Michael Jordan, Global Entrepreneurship and The Changing Definition of Success

We all want to be like Mike.
“You have competition every day because you set such high standards for yourself that you have to go out every day and live up to that.” — MJ

By Gil Ben-Artzy, Partner @ UpWest Labs

The greatest basketball player of all time was fanatical when it came down to pushing himself to the limit. I remember watching Michael Jordan’s Hall of Fame acceptance speech, and being in awe of how he described drawing from his immediate environment to push himself to the limit. Whether it was playing against his older brother in their backyard, or against top NBA players during his famous “Flu Game”, he was relentless in the pursuit of winning. The support he received and the obstacles he faced were all stepping stones for him to climb higher and succeed. Many players around the world grew up wanting to ‘Be Like Mike’, contributing to an almost fivefold increase in the number of international players playing in the NBA — from 21 in 1990 to 101 in 2014.

There are many parallels in the startup world, with international entrepreneurs influenced both by their local ecosystem and by pick-your-favorite-Silicon-Valley-Unicorn playing the part of MJ. The path each entrepreneur takes varies, and the conditions in which each one “plays” and the entrepreneur’s own definition of success can have a major impact on their potential outcome.

For example, one can examine the vibrant Israeli startup ecosystem, which combines strong tech talent with access to significant amount of venture capital financing ($3.4B in 2014 — more than any European country). Though Israel has been rightly applauded for its innovation and perseverance over several decades, some criticism persists regarding the magnitude of venture outcomes relative to their US counterparts who currently have the most MJs of the world.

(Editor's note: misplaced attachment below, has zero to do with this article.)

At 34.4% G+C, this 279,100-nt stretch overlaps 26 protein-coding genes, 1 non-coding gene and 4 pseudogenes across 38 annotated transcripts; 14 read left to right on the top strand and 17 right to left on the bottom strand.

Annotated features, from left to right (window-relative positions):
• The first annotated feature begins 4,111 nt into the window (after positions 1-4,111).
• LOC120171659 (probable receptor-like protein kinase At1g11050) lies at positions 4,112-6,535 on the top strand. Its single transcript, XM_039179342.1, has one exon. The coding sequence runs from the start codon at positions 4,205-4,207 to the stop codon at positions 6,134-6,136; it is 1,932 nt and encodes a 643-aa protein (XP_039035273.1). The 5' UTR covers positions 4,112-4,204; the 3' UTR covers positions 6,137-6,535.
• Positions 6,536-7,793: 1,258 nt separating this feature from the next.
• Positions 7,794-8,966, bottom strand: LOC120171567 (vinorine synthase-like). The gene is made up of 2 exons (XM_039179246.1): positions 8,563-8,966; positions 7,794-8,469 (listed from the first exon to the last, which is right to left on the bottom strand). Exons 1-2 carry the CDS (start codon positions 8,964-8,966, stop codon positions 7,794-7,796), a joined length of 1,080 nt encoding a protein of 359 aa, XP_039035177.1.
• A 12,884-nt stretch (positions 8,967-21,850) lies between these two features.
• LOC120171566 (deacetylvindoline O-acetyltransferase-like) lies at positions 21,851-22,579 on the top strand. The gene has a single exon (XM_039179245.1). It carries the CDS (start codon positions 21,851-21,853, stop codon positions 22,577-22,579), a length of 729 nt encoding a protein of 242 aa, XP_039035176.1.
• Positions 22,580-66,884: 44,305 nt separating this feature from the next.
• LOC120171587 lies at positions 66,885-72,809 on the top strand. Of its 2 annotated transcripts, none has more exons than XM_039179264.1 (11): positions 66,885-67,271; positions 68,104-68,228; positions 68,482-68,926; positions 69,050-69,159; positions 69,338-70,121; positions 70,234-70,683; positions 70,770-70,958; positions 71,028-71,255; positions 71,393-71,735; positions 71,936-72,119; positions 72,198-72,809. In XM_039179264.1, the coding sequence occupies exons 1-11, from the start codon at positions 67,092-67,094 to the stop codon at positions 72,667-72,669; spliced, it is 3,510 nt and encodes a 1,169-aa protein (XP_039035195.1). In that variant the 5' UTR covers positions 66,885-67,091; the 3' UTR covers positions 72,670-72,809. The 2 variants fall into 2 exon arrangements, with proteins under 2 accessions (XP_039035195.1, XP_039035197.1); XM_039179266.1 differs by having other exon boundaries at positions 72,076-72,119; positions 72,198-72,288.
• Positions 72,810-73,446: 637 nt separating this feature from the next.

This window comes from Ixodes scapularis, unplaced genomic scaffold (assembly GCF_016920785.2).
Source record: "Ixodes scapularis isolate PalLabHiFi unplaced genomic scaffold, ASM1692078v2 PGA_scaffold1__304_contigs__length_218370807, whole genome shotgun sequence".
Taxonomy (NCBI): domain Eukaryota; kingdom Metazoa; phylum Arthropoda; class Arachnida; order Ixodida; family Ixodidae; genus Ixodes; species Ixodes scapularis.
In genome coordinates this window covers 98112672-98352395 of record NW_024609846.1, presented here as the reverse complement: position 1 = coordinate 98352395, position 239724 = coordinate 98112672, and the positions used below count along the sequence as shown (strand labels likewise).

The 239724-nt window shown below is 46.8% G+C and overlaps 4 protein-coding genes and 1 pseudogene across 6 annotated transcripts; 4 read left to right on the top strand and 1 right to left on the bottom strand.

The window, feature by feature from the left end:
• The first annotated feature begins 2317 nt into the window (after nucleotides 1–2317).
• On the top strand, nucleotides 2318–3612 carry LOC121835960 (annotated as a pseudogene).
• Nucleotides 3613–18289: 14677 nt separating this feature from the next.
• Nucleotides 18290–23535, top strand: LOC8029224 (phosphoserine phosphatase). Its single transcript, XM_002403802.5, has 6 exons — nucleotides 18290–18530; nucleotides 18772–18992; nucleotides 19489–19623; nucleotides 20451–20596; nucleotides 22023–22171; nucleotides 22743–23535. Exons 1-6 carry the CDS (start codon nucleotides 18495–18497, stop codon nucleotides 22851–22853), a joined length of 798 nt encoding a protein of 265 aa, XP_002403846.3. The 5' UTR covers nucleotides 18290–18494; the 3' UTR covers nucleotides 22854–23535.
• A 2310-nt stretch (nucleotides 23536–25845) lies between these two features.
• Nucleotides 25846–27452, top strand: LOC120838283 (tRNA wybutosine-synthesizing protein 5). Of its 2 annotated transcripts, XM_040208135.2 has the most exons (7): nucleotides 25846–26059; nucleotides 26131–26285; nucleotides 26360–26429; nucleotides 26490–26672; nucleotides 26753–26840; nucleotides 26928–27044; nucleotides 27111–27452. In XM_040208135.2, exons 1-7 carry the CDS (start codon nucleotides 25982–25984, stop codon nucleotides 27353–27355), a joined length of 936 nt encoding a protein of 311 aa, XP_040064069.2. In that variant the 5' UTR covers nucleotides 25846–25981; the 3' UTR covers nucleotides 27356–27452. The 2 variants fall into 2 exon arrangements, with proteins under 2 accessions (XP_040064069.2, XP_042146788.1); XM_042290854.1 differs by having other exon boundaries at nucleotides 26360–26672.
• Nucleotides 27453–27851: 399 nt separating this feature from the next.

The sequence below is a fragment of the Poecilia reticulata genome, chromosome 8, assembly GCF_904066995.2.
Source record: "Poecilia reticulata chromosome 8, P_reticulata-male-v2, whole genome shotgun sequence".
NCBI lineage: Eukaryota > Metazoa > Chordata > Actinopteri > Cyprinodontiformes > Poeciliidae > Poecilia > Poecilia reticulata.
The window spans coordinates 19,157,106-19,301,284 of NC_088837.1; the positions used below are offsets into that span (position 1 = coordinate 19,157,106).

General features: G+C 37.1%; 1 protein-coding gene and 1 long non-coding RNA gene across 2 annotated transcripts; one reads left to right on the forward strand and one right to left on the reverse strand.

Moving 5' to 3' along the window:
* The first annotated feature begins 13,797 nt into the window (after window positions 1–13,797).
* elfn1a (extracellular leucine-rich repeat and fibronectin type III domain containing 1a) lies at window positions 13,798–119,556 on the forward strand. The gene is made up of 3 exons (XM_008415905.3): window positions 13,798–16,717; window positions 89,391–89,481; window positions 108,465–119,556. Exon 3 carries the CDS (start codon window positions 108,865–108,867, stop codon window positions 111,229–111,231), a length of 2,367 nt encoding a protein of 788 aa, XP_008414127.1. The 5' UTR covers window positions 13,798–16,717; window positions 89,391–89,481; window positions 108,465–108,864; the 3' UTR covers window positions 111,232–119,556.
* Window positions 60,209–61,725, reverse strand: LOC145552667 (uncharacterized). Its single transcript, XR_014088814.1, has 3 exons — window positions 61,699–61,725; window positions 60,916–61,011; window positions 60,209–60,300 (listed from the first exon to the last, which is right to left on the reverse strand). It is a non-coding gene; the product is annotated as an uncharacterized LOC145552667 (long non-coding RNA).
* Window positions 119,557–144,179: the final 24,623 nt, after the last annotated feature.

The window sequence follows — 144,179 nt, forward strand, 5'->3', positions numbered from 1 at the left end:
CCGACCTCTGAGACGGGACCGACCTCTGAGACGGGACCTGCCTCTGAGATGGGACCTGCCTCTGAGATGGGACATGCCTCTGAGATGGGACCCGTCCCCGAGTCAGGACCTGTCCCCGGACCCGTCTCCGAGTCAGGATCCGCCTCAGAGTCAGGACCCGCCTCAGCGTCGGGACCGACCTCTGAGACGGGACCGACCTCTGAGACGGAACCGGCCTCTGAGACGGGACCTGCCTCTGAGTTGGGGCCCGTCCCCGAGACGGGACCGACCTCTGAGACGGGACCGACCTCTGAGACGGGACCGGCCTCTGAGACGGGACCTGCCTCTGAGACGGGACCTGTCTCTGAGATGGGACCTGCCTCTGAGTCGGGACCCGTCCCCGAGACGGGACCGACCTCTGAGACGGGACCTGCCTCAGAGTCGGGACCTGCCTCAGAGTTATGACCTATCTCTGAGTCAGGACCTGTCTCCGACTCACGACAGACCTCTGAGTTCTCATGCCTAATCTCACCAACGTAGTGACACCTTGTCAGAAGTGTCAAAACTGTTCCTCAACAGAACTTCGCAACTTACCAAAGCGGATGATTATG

Despite impressively large outcomes like Mobileye, some critics maintain that Israeli startups don’t have it in them to go all the way. Previous research shows that the average exit amount for an Israeli startup is 53% less than the global average, hindering access to the Unicorn Club.

However, there are three emerging factors that are influencing how international entrepreneurs are redefining success of their startups to compete at the highest global level, with Israeli entrepreneurs as the case in point.

Size Matters

First, larger US and international funds are driving deeper into the international ecosystems, increasing the focus on mega-outcomes.

In the past 20 years, the source of capital for Israeli startups has steadily shifted in favor of US and foreign funds. Between 2005 and 2014, capital raised by Israeli startups from investors outside of Israel grew from 51% to 83% of total capital.

Source of Capital in Israeli High-Tech Startups: Israel vs. Foreign Investors

In the past few years, global funds like USVP, Norwest Venture Partners and Battery Ventures have increased their activities in Israel, and they are being joined by others such as NEA, who are spending an increasing amount of time in Israel.

Prompted in part by the hit-driven nature of the venture capital business and the larger size of US funds, the bar is rising for Israeli entrepreneurs seeking capital. VCs in every ecosystem have always pursued companies that have huge potential outcomes, but the increasing presence of US investors in non-US markets is ushering in larger check sizes, and, like MJ, upward pressure on the entire ecosystem to be better.

This shift by no means diminishes the important role of Israeli VCs, who are mostly focused on early stage investing and are crucial to the early success of the local ecosystem. Local investors are also benefiting from the increased presence of non-Israeli investors that are providing crucial later-stage capital to follow-on the investments that the local investors made in earlier rounds.